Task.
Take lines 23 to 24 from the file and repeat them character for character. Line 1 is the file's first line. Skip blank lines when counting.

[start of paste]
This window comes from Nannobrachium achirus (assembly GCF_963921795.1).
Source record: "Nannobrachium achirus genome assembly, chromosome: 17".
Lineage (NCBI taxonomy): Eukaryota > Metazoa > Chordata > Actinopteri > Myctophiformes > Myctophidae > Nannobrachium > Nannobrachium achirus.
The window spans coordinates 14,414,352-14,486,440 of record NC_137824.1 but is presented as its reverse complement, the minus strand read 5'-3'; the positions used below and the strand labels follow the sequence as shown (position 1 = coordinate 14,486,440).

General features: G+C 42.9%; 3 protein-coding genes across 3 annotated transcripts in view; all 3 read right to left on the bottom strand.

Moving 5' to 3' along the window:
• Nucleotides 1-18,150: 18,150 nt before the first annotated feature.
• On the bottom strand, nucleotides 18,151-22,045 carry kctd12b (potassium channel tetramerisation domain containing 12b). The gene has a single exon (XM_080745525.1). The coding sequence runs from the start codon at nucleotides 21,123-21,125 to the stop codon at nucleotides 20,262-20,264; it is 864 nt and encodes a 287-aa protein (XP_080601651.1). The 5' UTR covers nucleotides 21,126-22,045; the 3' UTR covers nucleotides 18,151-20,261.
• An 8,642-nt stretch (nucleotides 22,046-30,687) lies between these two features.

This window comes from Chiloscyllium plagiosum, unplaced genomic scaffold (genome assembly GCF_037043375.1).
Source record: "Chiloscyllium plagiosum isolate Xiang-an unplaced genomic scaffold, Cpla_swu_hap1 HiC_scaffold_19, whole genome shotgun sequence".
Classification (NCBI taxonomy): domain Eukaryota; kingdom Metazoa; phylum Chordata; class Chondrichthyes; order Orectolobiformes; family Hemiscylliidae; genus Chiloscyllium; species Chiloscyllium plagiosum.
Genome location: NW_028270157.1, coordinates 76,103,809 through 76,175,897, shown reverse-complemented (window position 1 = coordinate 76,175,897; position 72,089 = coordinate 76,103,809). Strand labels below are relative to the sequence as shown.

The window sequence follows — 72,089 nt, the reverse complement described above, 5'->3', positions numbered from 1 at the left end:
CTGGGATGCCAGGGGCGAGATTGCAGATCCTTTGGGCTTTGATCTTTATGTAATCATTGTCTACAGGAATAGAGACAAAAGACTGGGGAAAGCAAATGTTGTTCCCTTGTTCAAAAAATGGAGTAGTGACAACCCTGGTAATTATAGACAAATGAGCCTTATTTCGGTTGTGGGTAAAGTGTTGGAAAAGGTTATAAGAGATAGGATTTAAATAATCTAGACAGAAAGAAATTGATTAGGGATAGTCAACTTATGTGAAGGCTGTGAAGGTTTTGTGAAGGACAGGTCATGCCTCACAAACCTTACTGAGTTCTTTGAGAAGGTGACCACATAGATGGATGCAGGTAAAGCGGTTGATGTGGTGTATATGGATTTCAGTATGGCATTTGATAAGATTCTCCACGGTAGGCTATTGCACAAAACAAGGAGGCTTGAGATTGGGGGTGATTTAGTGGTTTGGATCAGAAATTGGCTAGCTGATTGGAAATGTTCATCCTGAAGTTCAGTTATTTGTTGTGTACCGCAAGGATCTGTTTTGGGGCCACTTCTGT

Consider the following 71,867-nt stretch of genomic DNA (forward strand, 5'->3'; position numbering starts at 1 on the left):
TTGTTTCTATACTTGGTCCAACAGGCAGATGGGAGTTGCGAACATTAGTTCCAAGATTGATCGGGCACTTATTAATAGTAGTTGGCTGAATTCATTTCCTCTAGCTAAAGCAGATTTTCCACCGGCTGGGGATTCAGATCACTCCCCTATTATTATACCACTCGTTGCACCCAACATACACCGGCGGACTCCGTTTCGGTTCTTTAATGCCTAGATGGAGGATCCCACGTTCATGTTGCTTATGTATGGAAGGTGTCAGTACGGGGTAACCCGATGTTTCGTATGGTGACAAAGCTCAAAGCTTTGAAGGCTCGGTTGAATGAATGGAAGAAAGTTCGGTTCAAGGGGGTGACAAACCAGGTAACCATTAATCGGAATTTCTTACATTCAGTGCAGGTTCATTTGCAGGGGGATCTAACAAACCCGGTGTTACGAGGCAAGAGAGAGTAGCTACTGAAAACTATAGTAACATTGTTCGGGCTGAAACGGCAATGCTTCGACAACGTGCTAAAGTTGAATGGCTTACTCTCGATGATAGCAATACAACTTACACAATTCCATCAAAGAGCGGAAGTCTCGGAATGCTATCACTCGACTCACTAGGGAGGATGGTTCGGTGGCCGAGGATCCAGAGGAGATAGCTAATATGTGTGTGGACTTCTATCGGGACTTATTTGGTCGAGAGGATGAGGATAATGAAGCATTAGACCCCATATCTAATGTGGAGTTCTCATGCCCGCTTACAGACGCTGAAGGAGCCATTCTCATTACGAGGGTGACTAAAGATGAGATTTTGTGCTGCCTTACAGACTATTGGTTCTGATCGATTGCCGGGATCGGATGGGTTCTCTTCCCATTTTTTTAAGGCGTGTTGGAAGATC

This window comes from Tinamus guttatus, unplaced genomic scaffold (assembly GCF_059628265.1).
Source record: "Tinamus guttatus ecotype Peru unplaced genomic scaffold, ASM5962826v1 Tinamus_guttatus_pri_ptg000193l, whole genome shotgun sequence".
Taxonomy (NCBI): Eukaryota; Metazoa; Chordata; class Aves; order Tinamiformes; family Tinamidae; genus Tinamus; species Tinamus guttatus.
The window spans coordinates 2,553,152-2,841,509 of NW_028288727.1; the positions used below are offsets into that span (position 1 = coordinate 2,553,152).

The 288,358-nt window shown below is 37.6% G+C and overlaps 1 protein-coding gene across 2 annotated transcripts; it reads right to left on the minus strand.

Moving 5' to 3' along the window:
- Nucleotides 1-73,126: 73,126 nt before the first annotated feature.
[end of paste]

Moving 5' to 3' along the window:
- Nucleotides 1-73,126: 73,126 nt before the first annotated feature.